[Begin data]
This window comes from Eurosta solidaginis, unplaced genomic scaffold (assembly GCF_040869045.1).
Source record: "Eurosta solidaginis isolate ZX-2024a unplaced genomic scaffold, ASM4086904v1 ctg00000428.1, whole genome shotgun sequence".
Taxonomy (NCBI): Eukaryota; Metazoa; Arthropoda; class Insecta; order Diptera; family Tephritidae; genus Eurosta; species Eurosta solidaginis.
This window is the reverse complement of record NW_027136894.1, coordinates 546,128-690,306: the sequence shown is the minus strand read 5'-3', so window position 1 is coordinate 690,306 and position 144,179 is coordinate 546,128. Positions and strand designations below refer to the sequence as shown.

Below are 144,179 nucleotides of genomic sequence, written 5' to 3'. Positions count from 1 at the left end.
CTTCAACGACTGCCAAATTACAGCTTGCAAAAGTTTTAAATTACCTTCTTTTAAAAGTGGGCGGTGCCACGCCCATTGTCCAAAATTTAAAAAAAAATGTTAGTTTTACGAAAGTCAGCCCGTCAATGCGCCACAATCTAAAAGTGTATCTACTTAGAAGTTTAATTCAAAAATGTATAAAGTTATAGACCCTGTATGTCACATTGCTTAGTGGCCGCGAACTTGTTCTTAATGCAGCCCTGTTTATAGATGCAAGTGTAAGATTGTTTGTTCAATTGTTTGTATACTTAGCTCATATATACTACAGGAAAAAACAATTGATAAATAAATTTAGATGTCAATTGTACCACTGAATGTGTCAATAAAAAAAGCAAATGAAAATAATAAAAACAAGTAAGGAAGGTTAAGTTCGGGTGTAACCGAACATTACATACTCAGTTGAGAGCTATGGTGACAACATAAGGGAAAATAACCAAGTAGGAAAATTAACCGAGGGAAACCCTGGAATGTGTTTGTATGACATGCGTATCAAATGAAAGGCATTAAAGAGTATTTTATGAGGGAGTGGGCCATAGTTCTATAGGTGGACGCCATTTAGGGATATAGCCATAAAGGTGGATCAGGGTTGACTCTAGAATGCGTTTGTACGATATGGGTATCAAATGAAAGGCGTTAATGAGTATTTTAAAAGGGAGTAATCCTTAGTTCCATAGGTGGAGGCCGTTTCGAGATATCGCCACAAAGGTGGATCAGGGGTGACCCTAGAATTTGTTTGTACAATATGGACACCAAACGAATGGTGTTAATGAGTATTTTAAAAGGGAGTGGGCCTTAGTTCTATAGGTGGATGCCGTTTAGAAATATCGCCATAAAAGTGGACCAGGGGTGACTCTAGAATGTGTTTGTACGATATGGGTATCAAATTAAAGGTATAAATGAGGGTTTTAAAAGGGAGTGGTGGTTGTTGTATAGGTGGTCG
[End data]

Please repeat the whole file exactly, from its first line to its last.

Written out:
This window comes from Eurosta solidaginis, unplaced genomic scaffold (assembly GCF_040869045.1).
Source record: "Eurosta solidaginis isolate ZX-2024a unplaced genomic scaffold, ASM4086904v1 ctg00000428.1, whole genome shotgun sequence".
Taxonomy (NCBI): Eukaryota; Metazoa; Arthropoda; class Insecta; order Diptera; family Tephritidae; genus Eurosta; species Eurosta solidaginis.
This window is the reverse complement of record NW_027136894.1, coordinates 546,128-690,306: the sequence shown is the minus strand read 5'-3', so window position 1 is coordinate 690,306 and position 144,179 is coordinate 546,128. Positions and strand designations below refer to the sequence as shown.

Below are 144,179 nucleotides of genomic sequence, written 5' to 3'. Positions count from 1 at the left end.
CTTCAACGACTGCCAAATTACAGCTTGCAAAAGTTTTAAATTACCTTCTTTTAAAAGTGGGCGGTGCCACGCCCATTGTCCAAAATTTAAAAAAAAATGTTAGTTTTACGAAAGTCAGCCCGTCAATGCGCCACAATCTAAAAGTGTATCTACTTAGAAGTTTAATTCAAAAATGTATAAAGTTATAGACCCTGTATGTCACATTGCTTAGTGGCCGCGAACTTGTTCTTAATGCAGCCCTGTTTATAGATGCAAGTGTAAGATTGTTTGTTCAATTGTTTGTATACTTAGCTCATATATACTACAGGAAAAAACAATTGATAAATAAATTTAGATGTCAATTGTACCACTGAATGTGTCAATAAAAAAAGCAAATGAAAATAATAAAAACAAGTAAGGAAGGTTAAGTTCGGGTGTAACCGAACATTACATACTCAGTTGAGAGCTATGGTGACAACATAAGGGAAAATAACCAAGTAGGAAAATTAACCGAGGGAAACCCTGGAATGTGTTTGTATGACATGCGTATCAAATGAAAGGCATTAAAGAGTATTTTATGAGGGAGTGGGCCATAGTTCTATAGGTGGACGCCATTTAGGGATATAGCCATAAAGGTGGATCAGGGTTGACTCTAGAATGCGTTTGTACGATATGGGTATCAAATGAAAGGCGTTAATGAGTATTTTAAAAGGGAGTAATCCTTAGTTCCATAGGTGGAGGCCGTTTCGAGATATCGCCACAAAGGTGGATCAGGGGTGACCCTAGAATTTGTTTGTACAATATGGACACCAAACGAATGGTGTTAATGAGTATTTTAAAAGGGAGTGGGCCTTAGTTCTATAGGTGGATGCCGTTTAGAAATATCGCCATAAAAGTGGACCAGGGGTGACTCTAGAATGTGTTTGTACGATATGGGTATCAAATTAAAGGTATAAATGAGGGTTTTAAAAGGGAGTGGTGGTTGTTGTATAGGTGGTCG